You can learn more about the Consortium and the National Board Certification of Health & Wellness Coaches here. The Consortium will soon be creating an online registry to include all health and wellness coaches who are National Board Certified, making it easier to find a qualified coach to assist you on your journey to optimal health. After all, if you are going to invest in your health, why not choose a partner who can best help you succeed?

Personal and Professional Development

As I discussed in my previous post about the Wheel of Health, your wellbeing encompasses more than just physical health. Today we will explore the importance of personal and professional development on your journey to optimal health. For many people, these two areas are closely related, which is why I have chosen to discuss them together.

Personal and professional endeavors can be a source of enjoyment and energy, or emotional drain and stress. Some individuals have personal lives that are fulfilling with family, friends and hobbies that provide joy and meaning, while others have not yet reached the place of contentment they desire. The same may be true professionally – some people have careers that are meaningful and resonate with their purpose and values in life, whereas others struggle in demanding jobs that provide little personal or professional rewards. There are also many people who struggle to find balance across these two domains. Regardless of where you are personally and professionally, these areas of your life can affect your health either positively or negatively.

Like other areas on the Wheel of Health, Personal and Professional Development is very personal and varies from person to person. In general, we are referring to whatever gives you meaning and purpose in life – those activities that give you a sense of fulfillment and joy. It may be your family or your work (or both!); it may be continuously learning new things or volunteering through your church. It can be relationships with family, friends or colleagues at the office. Personal and professional development means exploring your own values and finding out what brings you joy and meaning.

Personal Development

For some people, personal development may be tied very closely to their professional pursuits. For others, it may be very distinct. For almost all of us, optimal health may best be achieved by balancing the two, which we will explore later in this post.

There are several areas of the Wheel of Health that relate to personal development, such as spirituality, relationships and communication, and mindful awareness.  However, personal development goes beyond the Wheel and can include topics such as music, art, reading, travel, gardening, and other hobbies and intellectual pursuits. Activities that bring us pleasure and satisfaction enhance our sense of contentment, joy and overall wellbeing. These may be “doing” activities such as those mentioned above, but they can also include “being” activities – for example, star-gazing, sitting on the beach, or meditating on a mountaintop. All of these things can be sources of deep personal development.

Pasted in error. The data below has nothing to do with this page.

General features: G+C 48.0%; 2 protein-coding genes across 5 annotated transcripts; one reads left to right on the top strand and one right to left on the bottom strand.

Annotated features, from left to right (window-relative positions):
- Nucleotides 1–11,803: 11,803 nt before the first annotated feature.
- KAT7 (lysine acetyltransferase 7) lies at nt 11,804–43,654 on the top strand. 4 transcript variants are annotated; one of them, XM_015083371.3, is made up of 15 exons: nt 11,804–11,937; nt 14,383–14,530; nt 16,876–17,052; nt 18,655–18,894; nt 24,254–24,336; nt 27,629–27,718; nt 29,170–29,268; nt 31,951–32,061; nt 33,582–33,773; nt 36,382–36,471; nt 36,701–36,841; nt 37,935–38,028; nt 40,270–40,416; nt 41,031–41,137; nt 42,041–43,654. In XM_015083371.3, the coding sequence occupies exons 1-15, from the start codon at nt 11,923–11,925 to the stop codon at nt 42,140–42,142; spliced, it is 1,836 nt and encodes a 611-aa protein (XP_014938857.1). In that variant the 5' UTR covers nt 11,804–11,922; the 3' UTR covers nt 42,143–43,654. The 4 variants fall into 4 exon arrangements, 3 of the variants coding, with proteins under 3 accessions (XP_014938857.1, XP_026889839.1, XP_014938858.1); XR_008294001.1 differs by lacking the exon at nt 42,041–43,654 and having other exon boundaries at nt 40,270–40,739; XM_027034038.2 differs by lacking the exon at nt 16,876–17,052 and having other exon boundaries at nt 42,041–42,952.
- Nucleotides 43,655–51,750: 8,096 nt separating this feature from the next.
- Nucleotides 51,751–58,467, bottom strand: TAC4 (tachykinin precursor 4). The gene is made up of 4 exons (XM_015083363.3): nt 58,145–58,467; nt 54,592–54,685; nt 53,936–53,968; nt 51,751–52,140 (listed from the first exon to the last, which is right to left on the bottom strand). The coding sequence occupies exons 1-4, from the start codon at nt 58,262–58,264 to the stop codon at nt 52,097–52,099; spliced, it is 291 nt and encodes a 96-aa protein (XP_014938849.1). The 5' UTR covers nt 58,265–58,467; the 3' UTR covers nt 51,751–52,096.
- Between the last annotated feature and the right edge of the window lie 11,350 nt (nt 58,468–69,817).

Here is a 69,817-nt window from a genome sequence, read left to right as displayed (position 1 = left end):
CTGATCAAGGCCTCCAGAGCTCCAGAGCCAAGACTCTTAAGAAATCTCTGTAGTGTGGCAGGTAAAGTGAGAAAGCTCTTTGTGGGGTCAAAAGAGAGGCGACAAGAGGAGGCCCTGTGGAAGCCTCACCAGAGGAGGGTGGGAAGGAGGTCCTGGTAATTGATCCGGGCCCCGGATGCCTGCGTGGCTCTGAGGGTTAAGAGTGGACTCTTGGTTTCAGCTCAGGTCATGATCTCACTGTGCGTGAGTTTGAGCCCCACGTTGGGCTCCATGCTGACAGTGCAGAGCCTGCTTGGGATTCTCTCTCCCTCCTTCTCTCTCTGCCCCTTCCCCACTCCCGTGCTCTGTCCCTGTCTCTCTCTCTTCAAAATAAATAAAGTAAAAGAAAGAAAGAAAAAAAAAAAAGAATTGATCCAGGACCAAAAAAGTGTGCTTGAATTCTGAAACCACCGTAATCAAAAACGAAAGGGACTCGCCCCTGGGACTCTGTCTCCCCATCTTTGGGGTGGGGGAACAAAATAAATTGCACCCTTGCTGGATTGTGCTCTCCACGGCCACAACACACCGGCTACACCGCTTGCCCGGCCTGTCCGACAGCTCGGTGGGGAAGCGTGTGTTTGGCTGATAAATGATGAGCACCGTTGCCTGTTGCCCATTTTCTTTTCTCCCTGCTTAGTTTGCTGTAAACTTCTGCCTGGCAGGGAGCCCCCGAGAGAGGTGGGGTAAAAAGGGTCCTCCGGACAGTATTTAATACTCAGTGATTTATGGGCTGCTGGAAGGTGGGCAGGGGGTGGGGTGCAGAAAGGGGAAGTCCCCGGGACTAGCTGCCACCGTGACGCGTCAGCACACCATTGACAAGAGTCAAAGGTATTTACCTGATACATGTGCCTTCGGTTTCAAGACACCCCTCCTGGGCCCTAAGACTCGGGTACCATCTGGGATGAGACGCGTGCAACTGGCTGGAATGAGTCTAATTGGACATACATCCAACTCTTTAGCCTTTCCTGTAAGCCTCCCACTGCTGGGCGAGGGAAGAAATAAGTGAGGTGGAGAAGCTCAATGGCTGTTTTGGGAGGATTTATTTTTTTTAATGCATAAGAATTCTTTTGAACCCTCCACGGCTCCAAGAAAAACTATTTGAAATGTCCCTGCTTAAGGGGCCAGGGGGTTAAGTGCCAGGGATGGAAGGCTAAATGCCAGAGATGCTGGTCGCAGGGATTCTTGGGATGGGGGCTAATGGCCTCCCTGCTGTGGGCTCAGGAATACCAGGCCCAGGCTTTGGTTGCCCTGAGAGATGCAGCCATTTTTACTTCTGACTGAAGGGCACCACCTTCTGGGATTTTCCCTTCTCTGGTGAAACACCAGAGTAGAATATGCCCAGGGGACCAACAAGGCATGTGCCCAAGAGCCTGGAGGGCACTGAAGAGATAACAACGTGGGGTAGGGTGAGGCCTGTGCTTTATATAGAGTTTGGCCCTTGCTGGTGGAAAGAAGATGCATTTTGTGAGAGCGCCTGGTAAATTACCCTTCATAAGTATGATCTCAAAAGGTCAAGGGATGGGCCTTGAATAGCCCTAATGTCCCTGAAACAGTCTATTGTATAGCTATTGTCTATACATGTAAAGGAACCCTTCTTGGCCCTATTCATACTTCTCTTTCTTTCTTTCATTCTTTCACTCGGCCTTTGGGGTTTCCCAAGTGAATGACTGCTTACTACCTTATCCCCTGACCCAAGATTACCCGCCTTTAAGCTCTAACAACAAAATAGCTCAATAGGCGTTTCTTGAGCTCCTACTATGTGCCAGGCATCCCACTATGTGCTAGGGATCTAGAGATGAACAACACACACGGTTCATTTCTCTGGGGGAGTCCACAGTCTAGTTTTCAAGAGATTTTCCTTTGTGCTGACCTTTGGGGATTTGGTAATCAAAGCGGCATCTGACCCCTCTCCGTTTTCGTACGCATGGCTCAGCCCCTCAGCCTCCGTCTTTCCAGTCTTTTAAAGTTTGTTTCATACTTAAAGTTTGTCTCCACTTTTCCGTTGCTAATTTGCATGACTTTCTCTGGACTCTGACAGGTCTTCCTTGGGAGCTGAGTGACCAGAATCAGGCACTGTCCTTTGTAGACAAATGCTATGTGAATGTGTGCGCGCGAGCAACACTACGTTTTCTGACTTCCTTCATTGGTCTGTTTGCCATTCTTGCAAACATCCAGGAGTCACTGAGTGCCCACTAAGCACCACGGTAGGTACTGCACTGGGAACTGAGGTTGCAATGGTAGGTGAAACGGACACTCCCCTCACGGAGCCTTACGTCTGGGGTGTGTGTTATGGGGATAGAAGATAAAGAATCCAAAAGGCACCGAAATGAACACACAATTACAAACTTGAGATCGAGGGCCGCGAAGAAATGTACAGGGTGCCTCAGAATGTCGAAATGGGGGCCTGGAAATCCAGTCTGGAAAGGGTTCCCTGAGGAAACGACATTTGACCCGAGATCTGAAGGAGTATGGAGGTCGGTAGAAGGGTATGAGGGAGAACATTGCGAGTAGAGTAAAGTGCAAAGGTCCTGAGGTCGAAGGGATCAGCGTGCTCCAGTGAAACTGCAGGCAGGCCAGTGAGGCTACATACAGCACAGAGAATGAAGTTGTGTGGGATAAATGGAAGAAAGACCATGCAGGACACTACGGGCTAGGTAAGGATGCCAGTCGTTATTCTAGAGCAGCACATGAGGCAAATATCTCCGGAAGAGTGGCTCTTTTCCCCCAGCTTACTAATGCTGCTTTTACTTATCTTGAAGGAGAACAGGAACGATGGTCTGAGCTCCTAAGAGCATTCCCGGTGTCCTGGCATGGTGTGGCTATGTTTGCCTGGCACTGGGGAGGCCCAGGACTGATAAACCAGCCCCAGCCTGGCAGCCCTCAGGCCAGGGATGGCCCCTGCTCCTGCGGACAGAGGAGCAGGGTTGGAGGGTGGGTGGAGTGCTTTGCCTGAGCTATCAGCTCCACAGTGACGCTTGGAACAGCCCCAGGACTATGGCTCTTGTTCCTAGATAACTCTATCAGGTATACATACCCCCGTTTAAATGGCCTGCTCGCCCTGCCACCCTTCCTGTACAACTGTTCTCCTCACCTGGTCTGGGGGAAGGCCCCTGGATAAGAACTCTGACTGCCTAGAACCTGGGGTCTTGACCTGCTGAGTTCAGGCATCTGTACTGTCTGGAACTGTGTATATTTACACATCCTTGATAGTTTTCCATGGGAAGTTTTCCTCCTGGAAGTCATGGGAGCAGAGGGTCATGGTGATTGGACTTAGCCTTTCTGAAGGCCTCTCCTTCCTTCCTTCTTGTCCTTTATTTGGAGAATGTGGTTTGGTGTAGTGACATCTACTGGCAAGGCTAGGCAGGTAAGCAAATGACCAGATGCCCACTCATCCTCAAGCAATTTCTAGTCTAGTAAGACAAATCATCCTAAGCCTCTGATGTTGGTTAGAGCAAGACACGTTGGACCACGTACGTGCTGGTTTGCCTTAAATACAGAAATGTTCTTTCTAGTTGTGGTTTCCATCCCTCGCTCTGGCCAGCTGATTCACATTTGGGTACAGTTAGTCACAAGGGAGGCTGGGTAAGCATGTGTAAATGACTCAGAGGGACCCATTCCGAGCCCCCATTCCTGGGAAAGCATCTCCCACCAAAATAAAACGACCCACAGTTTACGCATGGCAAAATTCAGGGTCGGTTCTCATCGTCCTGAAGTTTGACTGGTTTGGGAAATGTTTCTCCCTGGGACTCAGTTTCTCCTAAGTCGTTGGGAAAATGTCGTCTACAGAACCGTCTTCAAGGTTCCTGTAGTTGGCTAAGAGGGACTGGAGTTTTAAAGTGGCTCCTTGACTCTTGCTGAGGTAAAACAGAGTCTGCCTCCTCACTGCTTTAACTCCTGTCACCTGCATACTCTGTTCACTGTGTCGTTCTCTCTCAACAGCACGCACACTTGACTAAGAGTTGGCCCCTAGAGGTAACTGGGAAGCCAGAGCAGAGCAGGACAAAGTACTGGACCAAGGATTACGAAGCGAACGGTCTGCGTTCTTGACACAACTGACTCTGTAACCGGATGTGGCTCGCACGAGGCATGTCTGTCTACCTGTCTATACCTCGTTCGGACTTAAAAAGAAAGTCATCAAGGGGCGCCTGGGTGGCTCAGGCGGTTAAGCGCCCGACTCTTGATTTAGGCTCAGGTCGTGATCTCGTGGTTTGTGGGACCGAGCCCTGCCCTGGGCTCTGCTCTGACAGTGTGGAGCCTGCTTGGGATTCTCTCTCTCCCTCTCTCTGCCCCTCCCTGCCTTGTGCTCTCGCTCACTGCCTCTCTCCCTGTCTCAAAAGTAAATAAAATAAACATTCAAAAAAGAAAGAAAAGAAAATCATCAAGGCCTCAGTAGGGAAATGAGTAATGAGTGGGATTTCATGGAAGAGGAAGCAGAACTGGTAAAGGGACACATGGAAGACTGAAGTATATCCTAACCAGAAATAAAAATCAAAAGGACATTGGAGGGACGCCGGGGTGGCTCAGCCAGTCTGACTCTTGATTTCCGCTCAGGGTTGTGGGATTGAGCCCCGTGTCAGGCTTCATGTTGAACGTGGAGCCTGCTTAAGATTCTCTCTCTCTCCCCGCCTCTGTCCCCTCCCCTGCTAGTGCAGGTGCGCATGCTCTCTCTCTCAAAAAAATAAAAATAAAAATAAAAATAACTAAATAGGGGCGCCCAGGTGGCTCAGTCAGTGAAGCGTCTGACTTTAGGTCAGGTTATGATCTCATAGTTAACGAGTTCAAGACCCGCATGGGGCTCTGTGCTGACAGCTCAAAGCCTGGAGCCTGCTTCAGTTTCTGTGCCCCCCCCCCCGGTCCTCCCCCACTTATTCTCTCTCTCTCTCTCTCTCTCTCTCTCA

Professional Development

For many people, being involved in meaningful work can bring a profound sense of satisfaction and joy. You may have heard the saying: “Do what you love and you’ll never work a day in your life.” These individuals have a sense of meaning and purpose, knowing they are contributing to the world in a way that has significant meaning to them and a positive impact on others. However, there are others who find themselves in careers or work that drains them, and it can negatively impact their health. Many times, dealing with stress, dissatisfaction or boredom with one’s work leads individuals to make poor choices around food, alcohol or drugs.  I have worked with several clients who, through exploration of all areas of the Wheel of Health, realized that their job was the root cause of their health problems, such as weight gain or lack of sleep. They chose to focus on finding new work that was less demanding and would allow them to prioritize their health and wellbeing.

Professional development can also entail taking stock of where you are and where you want to go in your professional endeavors. Perhaps it means going back to school for an advanced degree to move up the ladder at work – or shifting roles within your given profession to allow for more time with your family. For others, it may mean a complete change in career focus to better align with their values and goals.

Balancing Personal and Professional Development

Many people find it challenging to balance their personal goals with the demands of their professional endeavors. Finding enough time and energy to focus on both can be stressful. Often times, the demands of full-time work can leave us with little time or energy for family and our personal pursuits. For others who have given up careers to raise a family or pursue other goals, they may find that they miss feeling “productive” or that their skills are going to waste.